Has finding a group of friends in college been a struggle? All that can change this year, this semester.
Whether you are unhappy with the group of friends you made last year, or you’re just looking to meet new people, the environment on campus can sometimes feel tricky when it comes to expanding your social circles. Although you’re encouraged to reach out to other new freshman on the first weeks of college, it can be intimidating to put yourself out there and talk to students you don’t know once your college career is more established.
Taking the plunge and connecting with others is a risk worth taking, and one that can be made easier by taking some of these steps.
New places means new people. This doesn’t necessarily mean traveling far away, or participating in an activity that’s totally out of your comfort zone. A new place is any setting where you don’t usually make conversation with students. Something as simple as going up to someone and saying hi, or making conversation about something related to the place you are in can be the beginning to a new friendship.
Here are some places you can look for new friendships:
Before/after class: This fall semester means an entirely different batch of classes and classmates. If you arrive to class a few minutes early or stick around after class, you can connect with others over what you think about the course. Asking how people decided to take this class, whether they had trouble with the homework, if they thought lecture today was especially interesting, are all great ways to get a conversation going. Who knows? You may just feel comfortable enough to ask this person to study together next time a test rolls around.
New neighbors: If you moved to a new dorm room or building this year, that means you might find yourself surrounded by new neighbors. Around move-in time, knock on people’s doors and introduce yourself. You can offer to help put up a poster or even ask if you can get tips on how you can arrange your room so it looks more spacious. Your neighbors will be happy to be greeted by someone friendly who lives just down the hall.
Student activities: It’s a tried and true method to find other people you can connect with by participating in clubs that do something you are interested in. Joining a student group may feel like a big commitment, but remember, you can decide to just give it a trial run. Even if you decide that intramural volleyball, the newspaper, or a capella isn’t for you, you might find some cool people along the way.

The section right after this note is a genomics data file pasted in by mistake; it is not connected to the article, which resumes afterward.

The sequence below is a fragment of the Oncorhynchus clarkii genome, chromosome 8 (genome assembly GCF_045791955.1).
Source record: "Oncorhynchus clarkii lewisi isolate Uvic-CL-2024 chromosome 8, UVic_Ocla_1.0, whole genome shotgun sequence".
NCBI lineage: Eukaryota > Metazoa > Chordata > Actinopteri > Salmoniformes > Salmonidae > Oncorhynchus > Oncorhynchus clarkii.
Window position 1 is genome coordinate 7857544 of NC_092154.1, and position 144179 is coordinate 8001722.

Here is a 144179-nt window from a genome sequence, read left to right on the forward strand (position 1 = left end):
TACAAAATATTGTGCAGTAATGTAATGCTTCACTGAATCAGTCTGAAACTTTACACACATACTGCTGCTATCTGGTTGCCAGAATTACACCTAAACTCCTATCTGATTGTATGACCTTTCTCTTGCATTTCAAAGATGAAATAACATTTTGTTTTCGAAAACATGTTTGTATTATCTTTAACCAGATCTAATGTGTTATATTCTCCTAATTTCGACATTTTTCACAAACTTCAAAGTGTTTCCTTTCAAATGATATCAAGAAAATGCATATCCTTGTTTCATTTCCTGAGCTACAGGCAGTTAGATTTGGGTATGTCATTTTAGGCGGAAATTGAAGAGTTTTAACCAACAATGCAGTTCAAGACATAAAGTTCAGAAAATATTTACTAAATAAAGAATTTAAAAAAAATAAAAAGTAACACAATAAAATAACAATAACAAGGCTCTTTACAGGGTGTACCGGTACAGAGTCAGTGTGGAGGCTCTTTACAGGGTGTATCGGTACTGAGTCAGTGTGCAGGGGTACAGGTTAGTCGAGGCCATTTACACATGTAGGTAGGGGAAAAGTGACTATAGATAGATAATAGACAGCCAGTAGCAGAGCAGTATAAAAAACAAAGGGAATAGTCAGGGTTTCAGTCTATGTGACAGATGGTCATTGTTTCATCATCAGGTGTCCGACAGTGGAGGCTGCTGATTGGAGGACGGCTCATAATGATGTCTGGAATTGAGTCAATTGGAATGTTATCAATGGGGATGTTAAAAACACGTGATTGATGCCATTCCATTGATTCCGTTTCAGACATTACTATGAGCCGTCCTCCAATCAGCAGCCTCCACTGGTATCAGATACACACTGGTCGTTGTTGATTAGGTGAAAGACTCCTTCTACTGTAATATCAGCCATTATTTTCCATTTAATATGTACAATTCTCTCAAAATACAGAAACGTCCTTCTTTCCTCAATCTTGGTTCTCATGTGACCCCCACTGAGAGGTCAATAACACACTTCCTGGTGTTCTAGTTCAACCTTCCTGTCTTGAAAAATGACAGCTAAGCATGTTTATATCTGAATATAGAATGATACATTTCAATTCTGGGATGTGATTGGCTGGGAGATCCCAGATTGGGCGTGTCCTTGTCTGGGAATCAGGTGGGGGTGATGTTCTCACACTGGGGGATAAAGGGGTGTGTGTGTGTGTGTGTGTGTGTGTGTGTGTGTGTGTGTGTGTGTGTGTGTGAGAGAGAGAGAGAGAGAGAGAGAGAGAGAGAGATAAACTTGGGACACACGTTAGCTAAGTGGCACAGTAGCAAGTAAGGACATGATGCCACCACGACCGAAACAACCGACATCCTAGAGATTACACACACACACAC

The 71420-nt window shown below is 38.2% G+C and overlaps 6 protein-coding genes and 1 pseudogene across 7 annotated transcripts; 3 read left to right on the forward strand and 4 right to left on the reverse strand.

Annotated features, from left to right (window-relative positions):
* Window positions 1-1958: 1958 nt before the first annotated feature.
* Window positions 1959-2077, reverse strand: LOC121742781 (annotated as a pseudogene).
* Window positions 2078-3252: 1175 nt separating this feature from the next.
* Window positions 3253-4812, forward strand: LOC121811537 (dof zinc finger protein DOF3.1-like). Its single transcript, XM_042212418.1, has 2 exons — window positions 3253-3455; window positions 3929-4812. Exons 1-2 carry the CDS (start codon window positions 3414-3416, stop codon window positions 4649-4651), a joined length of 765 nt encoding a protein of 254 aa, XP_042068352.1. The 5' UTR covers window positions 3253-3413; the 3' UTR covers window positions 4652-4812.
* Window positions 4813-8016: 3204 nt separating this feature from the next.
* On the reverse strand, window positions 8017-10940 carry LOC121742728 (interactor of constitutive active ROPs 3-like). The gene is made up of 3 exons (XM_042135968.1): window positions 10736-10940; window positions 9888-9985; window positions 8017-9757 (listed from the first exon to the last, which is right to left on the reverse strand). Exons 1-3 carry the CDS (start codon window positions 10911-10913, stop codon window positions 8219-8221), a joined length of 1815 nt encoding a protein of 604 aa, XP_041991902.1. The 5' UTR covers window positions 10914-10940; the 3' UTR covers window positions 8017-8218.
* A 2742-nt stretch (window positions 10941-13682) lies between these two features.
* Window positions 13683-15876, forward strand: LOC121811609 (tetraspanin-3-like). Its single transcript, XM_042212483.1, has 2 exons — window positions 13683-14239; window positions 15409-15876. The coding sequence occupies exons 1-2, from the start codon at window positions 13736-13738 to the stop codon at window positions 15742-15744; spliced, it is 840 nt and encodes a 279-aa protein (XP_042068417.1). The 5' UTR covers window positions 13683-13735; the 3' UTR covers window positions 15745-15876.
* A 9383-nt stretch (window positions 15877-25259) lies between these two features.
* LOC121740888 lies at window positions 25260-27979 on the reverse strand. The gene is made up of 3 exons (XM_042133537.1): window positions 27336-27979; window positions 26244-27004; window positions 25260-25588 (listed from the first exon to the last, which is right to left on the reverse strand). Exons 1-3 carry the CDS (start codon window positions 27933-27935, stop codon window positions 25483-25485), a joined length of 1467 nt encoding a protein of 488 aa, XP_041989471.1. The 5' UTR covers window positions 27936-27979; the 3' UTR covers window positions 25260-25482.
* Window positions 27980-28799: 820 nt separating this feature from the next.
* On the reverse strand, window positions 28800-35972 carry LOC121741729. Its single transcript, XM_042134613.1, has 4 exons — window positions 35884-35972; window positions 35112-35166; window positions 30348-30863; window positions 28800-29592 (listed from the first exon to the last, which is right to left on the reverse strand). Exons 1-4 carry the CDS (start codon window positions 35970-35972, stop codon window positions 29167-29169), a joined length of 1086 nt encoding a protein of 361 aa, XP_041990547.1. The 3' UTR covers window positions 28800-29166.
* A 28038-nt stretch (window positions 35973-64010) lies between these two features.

If there is a person you’ve interacted with a few times and you want to forge a deeper connection with her, try asking her to do something outside of the environment you usually hang out in. This can mean going off campus, or just taking the conversation outside of the library or gym and to a nearby coffee shop.
Relationships feel different once they stop relying on happenstance or location. By making hang out time intentional through a different kind of plan, you prove that your friendship doesn’t need to be confined to a certain place. Doing something together that is out of your routine means building memories, which brings new closeness.
Colleges are full of all kinds of events that are meant to bring students together. From football games to lectures by visiting professors to student theater productions, all of these activities bring out people you may not be meeting in your classes or in your dorm. Plus, by participating in an event together, you have the bonus of using what you have just seen as a conversation starter. Bonding over how good that last scene was, or how crowded the event got towards the end, is an easy jumping off point when you are talking to someone new.
Your current friends probably know other people on campus who you’ve heard great things about in conversation but have yet to meet. If your roommate keeps bringing up that hilarious high school friend that lives the floor below, say you’d love to get to know this person. If your teammate says that she had a blast going out dancing with her friends from her department, let her know that you’d love to come along next time.
The fact that college is a cycle, where new students are constantly coming in to the process and older students are leaving, means that there is a lot of wisdom to be shared. Upperclassmen have gone through what you are going through now, and probably have tips and lessons they can share with you about how to make it easier. You can reach out to students you admire in your department, your dorm, your student group and ask them about their experiences. Chances are, this person will be flattered that you thought of him as someone who is knowledgeable enough to give advice.
Likewise, if you see a younger student struggling to figure out how to use the finicky washer, or nervous at an audition, you can offer some words of wisdom. As long as you address the younger student in a friendly way that isn’t condescending, he will probably appreciate your help.
If you are somewhat shy or are particularly struggling to make new connections in college, reaching out to residential staff can be helpful. Your RA is a great resource, there to help you feel truly comfortable in college. She might have some advice that is more specific to your college or dorm, or may even be able to introduce you to other residents. Maybe she’ll end up becoming a friend to you as you confide your feelings in her.
Putting yourself out there and taking initiatives to meet new people can be intimidating. It is helpful to remember that other students are in the same boat. College is a great place to meet people, and everyone is looking for new friends. Having this in mind will make approaching someone a little bit easier.
Looking for more ways to achieve the goals you set out for your fall semester? Check out the previous article in our series: This Fall I Want to Make Healthier Choices